More severe cases may require intervention to reduce the degree of blockage and improve delivery of blood flow out to the body. A procedure called a cardiac catheterization may be done, where a thin, flexible tube (catheter) with a deflated balloon on the tip is put into a blood vessel, guided into the heart and placed across the valve. The balloon is then inflated to open the valve. Surgical repair or replacement are alternate possibilities.
If aortic stenosis has progressed in utero to hypoplastic left heart syndrome <link to hypoplastic left heart syndrome page> at birth, treatment may involve a series of heart surgeries within the first few years of life to reroute and improve blood flow to the lungs and body while reducing the workload on the left ventricle, enabling the heart to function with one ventricle (also known as single ventricle palliation or pathway).
Depending on the severity of the condition, your baby’s postnatal care team may include:
- Pediatric cardiologist
- Pediatric cardiovascular anesthesiologist
- Congenital heart surgeon
- Cardiac intensive care unit (CICU)
At Texas Children’s Heart Center, our pediatric cardiologists will follow your child through adolescence, seamlessly transitioning their care at adulthood to a cardiologist who specializes in the treatment of adults with congenital heart defects.
Why Texas Children’s Fetal Center?
- A single location for expert maternal, fetal and pediatric care. Texas Children’s Hospital offers mothers and babies the specialized care required for the diagnosis and treatment of congenital heart conditions all in one location, for highly coordinated care and treatment planning.
- A skilled, experienced team with proven outcomes. We have a dedicated team of maternal-fetal medicine specialists, fetal imaging experts, fetal and pediatric cardiologists, congenital heart surgeons, neonatologists and others who work in concert to care for you and your baby every step of the way, using proven protocols we’ve developed over the years. With their combined expertise and unified approach, this team offers the best possible care for pregnancies involving fetal aortic stenosis.
- We care for your child’s cardiac needs at every stage of life, from fetus to adulthood. Our comprehensive approach starts with your first prenatal visit and continues through delivery, postnatal care, childhood and adulthood, thanks to one of the nation’s leading teams of fetal, pediatric and adult congenital heart specialists.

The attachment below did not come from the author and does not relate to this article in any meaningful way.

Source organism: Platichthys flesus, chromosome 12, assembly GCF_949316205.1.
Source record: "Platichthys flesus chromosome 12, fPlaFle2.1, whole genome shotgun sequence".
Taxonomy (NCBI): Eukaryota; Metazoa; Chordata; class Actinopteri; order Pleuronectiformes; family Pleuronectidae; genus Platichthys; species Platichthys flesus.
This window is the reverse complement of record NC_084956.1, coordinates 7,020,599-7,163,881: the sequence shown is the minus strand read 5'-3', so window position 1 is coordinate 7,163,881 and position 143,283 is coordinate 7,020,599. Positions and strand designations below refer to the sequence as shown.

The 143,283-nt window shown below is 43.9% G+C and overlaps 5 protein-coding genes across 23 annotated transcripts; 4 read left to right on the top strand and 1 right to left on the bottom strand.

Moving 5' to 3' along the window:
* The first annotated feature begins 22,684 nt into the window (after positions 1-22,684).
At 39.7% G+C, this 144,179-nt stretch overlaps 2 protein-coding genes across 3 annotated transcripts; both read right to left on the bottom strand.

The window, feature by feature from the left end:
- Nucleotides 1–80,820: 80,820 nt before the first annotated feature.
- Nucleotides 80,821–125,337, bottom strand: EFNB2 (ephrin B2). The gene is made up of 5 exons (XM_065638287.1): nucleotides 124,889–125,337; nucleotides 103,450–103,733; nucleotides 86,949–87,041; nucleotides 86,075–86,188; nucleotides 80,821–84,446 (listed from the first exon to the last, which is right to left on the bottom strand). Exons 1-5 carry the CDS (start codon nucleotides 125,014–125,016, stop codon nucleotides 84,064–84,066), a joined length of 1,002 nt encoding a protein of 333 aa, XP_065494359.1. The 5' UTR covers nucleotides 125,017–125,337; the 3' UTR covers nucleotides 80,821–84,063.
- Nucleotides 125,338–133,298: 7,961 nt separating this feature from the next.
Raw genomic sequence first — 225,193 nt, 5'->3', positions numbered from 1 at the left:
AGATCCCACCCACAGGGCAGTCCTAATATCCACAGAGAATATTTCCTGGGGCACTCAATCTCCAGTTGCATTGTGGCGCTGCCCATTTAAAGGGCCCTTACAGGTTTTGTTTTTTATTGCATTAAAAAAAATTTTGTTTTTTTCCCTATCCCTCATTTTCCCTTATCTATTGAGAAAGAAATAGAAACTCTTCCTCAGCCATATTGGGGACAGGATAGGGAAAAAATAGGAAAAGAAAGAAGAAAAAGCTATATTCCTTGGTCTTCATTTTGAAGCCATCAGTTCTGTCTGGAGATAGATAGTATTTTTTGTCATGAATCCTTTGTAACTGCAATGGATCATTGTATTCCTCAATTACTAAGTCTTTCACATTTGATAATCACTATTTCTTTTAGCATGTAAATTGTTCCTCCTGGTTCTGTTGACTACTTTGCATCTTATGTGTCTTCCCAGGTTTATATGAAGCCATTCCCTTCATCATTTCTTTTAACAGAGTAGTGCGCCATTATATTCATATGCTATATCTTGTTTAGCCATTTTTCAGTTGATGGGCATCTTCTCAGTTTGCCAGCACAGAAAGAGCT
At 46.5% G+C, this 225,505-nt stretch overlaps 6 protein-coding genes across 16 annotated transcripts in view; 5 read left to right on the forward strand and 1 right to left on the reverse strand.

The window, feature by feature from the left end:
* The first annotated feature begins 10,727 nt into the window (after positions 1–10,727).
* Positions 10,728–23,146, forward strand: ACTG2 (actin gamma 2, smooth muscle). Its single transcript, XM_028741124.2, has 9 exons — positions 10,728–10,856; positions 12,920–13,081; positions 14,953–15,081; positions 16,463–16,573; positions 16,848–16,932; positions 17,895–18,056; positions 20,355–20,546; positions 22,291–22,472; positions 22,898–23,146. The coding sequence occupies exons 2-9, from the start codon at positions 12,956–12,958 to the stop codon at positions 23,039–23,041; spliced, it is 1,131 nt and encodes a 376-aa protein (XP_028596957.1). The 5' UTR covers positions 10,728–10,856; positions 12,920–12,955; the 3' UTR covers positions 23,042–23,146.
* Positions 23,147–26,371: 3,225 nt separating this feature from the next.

Texas Children’s – #1 in the Nation for Pediatric Cardiology and Heart Surgery
Our Fetal Cardiology Program is a collaboration between Texas Children’s Fetal Center and Texas Children’s Heart Center, ranked #1 in the nation for pediatric cardiology and heart surgery by U.S. News & World Report for the third consecutive year, with outcomes among the best in the country.
In the News
- Best hospitals for children with severe congenital heart disease
- 10 ways to get your child the best heart surgeon
- Critical congenital heart disease screening now required for all newborns in Texas
- HLHS surgery, pre-birth: Texas Children’s launches Texas’ first in-utero fetal intervention for HLHS
- About HLHS and treatments: Fetal interventions for HLHS and related conditions
- Texas Children’s Fetal Center: Our care began before he was born
Volumes and Outcomes
- Volumes and outcomes for patients treated by the Fetal Cardiology program
- Texas Children’s Heart Center Outcomes
Research and Clinical Trials
Texas Children’s, together with our partner institution Baylor College of Medicine, constantly strives to seek new and better treatments for babies with congenital heart defects.
For more information, please contact the Cardiovascular Clinical Research Core at 832-826-2064 or email email@example.com.